How to create a blog using Jekyll and GitHub Pages in 2 minutes

Jekyll and GitHub Pages blog is one of the most anticipated things that a developer can do for himself. Jekyll is a static site generator which is used to share fast, secure and amazing blogs. On the hand, GitHub pages act as hosting provider. Simply creating a blog using Jekyll and GitHub pages is not as easy as it is said. You need to know a few things which include Command line, Git, Jekyll and some HTML and CSS as well. But for this tutorial we are going to use one open-source tool that will help you create a Jekyll and GitHub pages blog in 2 minutes and with a few mouse clicks. We are going to develop a Jekyll powered blog using Jekyll GitHub blogging platform.

Let me show you a sample blog: The Official JekLog Blog

We are going to use the following tools:

That is all that you need to produce a blog using Jekyll and GitHub pages.

I have been always fascinated by having my own blog using Jekyll and GitHub pages. I build my first blog like six months ago. I shifted whole my blog from WordPress to Jekyll using another open source project called ExitWP. From that date, I had never written anything serious on my WordPress blog. From that day, I was creating new files in the _posts directory with the date of the post on the filename. This was a real hectic task. From that date, I decided to create a project that can do everything automatically. This was the time when I created JekLog.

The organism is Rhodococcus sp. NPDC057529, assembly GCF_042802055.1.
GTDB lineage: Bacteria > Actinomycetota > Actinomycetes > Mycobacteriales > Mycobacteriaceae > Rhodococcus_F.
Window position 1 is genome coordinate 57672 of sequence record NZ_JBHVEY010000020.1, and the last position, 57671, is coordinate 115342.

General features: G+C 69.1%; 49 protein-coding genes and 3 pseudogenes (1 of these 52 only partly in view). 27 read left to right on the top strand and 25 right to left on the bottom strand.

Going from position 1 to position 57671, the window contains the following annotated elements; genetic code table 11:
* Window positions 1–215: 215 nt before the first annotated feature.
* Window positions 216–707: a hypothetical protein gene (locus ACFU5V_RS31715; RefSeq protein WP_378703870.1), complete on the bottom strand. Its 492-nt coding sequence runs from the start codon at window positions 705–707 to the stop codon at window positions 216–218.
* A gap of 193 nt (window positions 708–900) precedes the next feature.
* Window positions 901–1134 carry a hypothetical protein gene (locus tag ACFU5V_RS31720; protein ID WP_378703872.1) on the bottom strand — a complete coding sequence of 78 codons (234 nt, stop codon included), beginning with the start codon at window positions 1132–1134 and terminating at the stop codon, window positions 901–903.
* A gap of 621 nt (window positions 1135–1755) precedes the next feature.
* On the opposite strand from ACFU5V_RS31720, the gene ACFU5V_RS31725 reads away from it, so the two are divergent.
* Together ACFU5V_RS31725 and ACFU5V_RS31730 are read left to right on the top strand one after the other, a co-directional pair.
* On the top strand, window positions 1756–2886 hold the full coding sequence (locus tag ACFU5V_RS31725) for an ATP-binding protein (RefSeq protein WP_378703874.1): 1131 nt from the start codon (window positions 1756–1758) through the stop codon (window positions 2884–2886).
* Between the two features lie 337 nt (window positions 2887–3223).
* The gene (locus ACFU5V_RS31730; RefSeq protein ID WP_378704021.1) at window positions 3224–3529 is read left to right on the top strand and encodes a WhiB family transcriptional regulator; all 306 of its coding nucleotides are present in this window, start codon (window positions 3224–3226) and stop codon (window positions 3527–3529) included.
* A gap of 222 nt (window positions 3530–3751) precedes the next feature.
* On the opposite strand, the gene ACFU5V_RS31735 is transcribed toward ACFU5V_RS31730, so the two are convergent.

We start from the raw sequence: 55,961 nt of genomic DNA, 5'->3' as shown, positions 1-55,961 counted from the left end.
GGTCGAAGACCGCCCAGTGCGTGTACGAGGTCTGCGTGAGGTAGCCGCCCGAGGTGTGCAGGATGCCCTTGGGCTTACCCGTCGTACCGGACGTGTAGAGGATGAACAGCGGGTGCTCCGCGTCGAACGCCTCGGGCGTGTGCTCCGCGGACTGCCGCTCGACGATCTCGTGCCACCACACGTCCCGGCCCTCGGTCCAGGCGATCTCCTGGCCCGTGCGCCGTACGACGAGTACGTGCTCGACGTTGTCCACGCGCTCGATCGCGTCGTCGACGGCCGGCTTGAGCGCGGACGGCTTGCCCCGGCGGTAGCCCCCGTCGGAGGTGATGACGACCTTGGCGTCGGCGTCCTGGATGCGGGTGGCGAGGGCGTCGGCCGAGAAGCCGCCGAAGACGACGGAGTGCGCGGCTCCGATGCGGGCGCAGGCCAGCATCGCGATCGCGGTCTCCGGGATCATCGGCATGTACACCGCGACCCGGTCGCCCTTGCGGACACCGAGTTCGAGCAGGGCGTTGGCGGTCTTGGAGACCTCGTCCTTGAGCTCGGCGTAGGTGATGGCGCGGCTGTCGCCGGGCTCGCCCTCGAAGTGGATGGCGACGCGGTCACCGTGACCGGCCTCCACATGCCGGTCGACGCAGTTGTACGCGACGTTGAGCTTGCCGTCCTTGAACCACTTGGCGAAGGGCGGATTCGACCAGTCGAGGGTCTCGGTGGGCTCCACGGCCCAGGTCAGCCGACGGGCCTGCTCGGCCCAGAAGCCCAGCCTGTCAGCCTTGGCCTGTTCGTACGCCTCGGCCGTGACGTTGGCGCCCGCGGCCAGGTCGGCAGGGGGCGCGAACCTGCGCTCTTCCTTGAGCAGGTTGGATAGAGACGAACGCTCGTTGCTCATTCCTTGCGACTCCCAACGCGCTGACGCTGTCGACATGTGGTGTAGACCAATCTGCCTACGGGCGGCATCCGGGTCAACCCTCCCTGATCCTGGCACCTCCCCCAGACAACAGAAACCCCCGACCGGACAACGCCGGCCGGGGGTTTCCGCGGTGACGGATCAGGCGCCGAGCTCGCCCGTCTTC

I started by creating a few commits each day. By now, the number of registered users have broken the two digit mark and we are going to launch more and more features by the end of this month. Soon enough we are going to launch a feature in which the old users of Jekyll can bring there blog posts to our platform and can post from our web app.

Now without wasting much of the time I want to share the tutorials which will help you to get started to the web app:
If you are not a tutorial person, here is the YouTube video for you.

We used a lot of technologies to create this project. I want to thank all of them who produced such a great tools and helped us to make this project.

Please try the tool and send in your detailed evaluations in the issue section of the app’s GitHub pages.

One clap, two clap, three clap, forty?

By clapping more or less, you can signal to us which stories really stand out.